Iron Century: 100 triathlons in 100 days

Two Sydney-based athletes, John Mergler and Debi Hazelden, are about to attempt to set a world record by respectively completing 100 Iron distance and 100 half-iron distance triathlons, consecutively, in 100 days. They are calling this monumental event Iron Century, which will culminate at Ironman Australia in Port Macquarie. As part of Iron Century, John and Debi are raising funds for Australian Red Cross, and are encouraging the public to join them in this record-setting feat.  

The duo’s main aim is to raise $100,000 for the Australian Red Cross, the disaster relief fund that addresses crisis in the Asia Pacific region. John and Debi will start the first day of Iron Century on 28 January 2017, in Sydney NSW.

The countdown for Iron Century is on! John and Debi are less than two weeks away from starting their world record-breaking feat in which they’ll complete 100 half- and full-Ironman distance races in 100 days. Taking place in City of Sydney pools and Centennial Park, the physical challenge is just one part of this feat, as the duo are committed to raising $100,000 for the Australian Red Cross. In this week’s blog, John tells us how they’ve been preparing, how much kit it takes to do this number of races, and why they’re taking the craziness out of crazy.

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With less than two weeks to go, we’ve finished our training for Iron Century, and we’re now feeling excited for day one on January 28th! We had a test run a couple of weeks ago, where Debi completed two half Iron-distance triathlons, and I did two full Iron-distance triathlons. The workload for this hasn’t been as intense as you might think – the traditional model of doing up to 80 per cent of the workload isn’t feasible – and both Debi and I are relying on our years of experience as endurance athletes to make this happen. I have spent about four or five hours each day training, whether that’s on long runs, brick sets, or one of the other disciplines.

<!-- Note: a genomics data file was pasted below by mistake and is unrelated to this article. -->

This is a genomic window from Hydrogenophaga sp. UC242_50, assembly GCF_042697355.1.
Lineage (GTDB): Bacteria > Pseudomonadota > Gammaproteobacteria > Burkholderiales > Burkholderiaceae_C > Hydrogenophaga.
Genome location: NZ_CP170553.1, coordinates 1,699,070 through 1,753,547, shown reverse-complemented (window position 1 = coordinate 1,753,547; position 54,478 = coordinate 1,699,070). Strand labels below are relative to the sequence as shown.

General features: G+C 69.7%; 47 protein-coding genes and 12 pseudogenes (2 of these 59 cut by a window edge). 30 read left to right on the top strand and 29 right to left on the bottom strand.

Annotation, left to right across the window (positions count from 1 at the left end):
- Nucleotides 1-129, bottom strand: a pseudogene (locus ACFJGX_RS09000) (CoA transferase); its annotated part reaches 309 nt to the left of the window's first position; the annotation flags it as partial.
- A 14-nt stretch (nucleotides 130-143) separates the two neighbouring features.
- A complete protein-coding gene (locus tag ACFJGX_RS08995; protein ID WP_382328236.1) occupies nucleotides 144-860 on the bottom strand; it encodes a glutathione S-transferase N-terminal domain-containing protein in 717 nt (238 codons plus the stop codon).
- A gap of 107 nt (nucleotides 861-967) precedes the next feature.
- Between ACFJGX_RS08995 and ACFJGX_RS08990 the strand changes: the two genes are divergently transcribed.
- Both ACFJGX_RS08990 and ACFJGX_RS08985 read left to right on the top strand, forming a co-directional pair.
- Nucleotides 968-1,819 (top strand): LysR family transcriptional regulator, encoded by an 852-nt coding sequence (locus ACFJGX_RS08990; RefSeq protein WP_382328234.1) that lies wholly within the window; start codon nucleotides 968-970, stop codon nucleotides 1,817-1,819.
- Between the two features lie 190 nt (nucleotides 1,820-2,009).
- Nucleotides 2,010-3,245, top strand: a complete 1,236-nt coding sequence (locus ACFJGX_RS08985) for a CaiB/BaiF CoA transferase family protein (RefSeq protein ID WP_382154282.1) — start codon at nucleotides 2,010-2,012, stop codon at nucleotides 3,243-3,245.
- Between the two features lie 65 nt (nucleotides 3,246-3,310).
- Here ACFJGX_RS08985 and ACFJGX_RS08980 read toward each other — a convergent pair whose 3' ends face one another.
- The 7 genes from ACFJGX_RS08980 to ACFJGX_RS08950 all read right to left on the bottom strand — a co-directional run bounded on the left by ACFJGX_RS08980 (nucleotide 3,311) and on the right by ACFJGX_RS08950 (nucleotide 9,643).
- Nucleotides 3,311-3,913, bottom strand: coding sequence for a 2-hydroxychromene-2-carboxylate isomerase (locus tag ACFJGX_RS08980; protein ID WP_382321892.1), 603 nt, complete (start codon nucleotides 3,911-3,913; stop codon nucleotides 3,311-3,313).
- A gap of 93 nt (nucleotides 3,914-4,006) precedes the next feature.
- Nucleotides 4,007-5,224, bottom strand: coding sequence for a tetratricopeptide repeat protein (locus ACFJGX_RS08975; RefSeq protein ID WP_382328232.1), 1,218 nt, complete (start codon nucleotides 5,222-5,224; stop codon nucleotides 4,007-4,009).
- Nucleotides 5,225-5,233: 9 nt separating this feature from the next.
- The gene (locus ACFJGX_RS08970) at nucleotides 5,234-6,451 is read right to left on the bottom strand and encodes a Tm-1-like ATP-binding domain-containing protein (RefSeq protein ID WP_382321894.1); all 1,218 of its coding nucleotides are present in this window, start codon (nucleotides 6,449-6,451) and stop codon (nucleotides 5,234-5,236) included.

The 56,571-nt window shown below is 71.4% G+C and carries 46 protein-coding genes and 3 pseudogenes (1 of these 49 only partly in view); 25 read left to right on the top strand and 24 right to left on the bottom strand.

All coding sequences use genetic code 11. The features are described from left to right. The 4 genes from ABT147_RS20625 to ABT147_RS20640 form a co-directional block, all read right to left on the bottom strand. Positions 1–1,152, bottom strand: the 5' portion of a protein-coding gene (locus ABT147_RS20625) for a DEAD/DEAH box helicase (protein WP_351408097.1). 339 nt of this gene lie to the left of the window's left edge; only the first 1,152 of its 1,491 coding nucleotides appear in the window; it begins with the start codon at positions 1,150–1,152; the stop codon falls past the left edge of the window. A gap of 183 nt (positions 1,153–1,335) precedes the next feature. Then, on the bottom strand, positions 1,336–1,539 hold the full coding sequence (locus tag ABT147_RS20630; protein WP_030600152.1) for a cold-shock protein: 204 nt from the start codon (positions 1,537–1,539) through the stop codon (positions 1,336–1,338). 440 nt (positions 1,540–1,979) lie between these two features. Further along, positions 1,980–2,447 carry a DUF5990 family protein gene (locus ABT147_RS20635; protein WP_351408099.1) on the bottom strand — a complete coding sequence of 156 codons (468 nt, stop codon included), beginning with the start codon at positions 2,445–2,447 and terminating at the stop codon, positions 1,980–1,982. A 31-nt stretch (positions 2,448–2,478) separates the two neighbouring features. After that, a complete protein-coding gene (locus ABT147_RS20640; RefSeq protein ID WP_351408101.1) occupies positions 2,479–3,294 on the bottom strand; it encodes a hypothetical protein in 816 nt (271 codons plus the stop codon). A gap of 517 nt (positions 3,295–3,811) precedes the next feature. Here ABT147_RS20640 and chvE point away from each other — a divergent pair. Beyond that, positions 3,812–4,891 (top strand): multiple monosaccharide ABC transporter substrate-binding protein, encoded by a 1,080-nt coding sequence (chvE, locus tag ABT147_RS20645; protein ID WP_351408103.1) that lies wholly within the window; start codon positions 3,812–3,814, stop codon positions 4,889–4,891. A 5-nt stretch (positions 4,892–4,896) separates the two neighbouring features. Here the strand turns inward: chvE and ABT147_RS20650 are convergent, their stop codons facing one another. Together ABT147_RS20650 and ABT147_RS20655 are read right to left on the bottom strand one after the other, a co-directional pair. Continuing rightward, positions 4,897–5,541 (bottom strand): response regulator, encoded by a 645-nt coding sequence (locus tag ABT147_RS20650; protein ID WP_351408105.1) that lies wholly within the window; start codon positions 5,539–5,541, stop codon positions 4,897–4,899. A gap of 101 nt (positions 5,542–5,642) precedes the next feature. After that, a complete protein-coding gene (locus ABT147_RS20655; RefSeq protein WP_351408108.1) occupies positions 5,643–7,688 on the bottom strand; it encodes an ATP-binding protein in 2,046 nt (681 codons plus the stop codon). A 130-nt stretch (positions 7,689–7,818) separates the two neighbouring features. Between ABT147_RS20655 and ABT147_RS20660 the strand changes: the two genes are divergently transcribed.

We certainly learned a lot from that test run, thinking about time management and __DSC_0573 copy 2what we need to be our best. I need eight or so hours of sleep per night, and I’m budgeting to do each of my iron-distance events in 12 to 13 hours, including breaks. Taking a few minutes here and there can add on an hour, an hour-and-a-half at the end at the end of the day – it’s not ideal if I’m coming home at 8.30pm. We now have definite break times in mind. There’s also the psychological effect of stopping for too long. If you let the mind decouple from the job at hand you find it difficult to get moving again, so my small breaks will be four minutes or less.

We’ve revised the schedule for my bike leg. Originally I was going to stop halfway at the 90km mark, but I’ll now stop every 40km for two minutes to stretch my back, refuel and refill the water bottles. Debi also realised she needed to drink more water earlier in the day, especially on hot days. Like other endurance athletes will know, you feel okay at the time but when you’re doing day after day it’s crucial to eat and drink enough, and it gets to a point where you have to force yourself to take in enough liquid and fuel. Debi’s new nutrition plan includes SIS bars and four bottles – two of water and two of SIS Recovery while she’s on the bike. Otherwise, she’s playing catch-up, so it takes until halfway through the run that I feel 100 percent again.

We also worked the two test days out of our four-wheel drive rather than the Let’s Go motorhome we’ve just secured. While we had boxes to store our gear, some things got misplaced, and we lost a lot of time trying to find stuff. That plays on your mind when you put something down and c__DSC_0526 copyan’t find it again! So we’ll have a better system that allows us easy access to our food, water, gear and so on. What’s perfect is that the four-person motorhome has a double bed permanently set up inside it, so there’s loads of room to have our gear laid out.